JACKSON – Personnel from the Kentucky Department of Highways District 10 have noticed an increasing number of elm trees along state right of way that have had the bark stripped from them.
In addition to being an illegal act of trespassing, vandalism and theft of state property, this action will result in the trees dying, requiring state forces to cut them before they become a safety hazard.
“When all the bark is removed from a tree’s trunk, it will kill the tree,” said Dustin Gumm, agronomist for District 10. “When these trees die, they are susceptible to falling into the roadway, causing problems for drivers. Our personnel will have to cut these trees, which results in unnecessary costs to the taxpayers. Since these trees are on state right of way, they are the property of the Commonwealth of Kentucky, and the stripping of their bark is considered vandalism and theft.”
Gumm urges motorists who see individuals stripping bark from elm trees along state highways to contact law enforcement officials with a description of the individuals and the vehicle they are using.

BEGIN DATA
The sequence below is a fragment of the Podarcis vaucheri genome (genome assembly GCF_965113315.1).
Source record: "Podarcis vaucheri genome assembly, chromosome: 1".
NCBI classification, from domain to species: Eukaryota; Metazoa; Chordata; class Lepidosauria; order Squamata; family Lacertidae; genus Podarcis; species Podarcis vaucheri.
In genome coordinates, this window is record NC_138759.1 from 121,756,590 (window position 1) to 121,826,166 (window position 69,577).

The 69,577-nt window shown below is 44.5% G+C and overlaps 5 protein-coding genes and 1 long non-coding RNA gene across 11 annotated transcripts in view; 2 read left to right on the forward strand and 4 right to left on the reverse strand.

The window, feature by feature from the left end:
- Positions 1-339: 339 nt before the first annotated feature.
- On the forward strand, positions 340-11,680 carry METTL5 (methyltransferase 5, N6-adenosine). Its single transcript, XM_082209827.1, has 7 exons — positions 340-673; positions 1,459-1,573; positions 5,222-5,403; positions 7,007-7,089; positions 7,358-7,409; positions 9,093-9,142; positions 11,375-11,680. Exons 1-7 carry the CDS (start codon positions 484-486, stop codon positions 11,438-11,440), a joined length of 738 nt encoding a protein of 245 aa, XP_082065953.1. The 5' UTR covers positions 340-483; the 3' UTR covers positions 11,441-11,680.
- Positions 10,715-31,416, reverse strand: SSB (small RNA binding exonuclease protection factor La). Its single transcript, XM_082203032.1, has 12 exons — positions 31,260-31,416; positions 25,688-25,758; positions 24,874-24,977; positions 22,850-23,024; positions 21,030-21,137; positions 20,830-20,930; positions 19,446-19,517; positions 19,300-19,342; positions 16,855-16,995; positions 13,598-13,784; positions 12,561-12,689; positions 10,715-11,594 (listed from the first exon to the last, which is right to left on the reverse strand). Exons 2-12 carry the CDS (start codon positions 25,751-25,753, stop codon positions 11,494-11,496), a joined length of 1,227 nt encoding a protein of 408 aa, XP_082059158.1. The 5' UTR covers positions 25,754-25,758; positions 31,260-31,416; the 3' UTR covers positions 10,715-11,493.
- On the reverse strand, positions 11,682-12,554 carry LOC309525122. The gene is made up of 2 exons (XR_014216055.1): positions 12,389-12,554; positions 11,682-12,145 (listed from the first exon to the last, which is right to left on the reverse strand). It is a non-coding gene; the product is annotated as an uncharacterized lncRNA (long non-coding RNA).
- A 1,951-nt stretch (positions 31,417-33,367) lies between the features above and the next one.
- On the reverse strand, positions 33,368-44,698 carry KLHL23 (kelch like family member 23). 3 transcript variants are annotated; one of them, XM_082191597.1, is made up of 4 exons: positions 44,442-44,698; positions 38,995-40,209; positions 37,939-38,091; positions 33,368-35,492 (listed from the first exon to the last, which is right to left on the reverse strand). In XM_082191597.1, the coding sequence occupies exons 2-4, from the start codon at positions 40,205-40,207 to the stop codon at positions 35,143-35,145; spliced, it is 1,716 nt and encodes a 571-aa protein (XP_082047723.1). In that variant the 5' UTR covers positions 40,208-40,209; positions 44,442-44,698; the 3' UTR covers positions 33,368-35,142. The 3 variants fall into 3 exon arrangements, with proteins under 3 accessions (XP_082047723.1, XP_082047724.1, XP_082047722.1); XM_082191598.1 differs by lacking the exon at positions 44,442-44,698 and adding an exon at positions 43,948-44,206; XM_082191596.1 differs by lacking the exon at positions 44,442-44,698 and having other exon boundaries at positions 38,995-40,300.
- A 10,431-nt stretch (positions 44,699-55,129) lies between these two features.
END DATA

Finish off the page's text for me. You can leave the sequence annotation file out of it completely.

Stripping of elm tree bark became a problem last year in Knott County in neighboring District 12, where Transportation Cabinet personnel discovered a number of trees that had been stripped of their bark along a stretch of KY 550 east of Hindman. Personnel there estimated it would cost around $5,000 to remove the dead trees that resulted from the bark stripping. A number of instances of bark stripping on private property in the District 10 area have also been reported this year, as well as occurrences in the Daniel Boone National Forest in previous years.
Elm bark has a number of herbal medicine uses, including as a remedy for diarrhea and as a diuretic. The bark can also be used as an astringent to be applied to wounds. Strippers sell the bark to commercial buyers of plants and roots, such as those who purchase ginseng.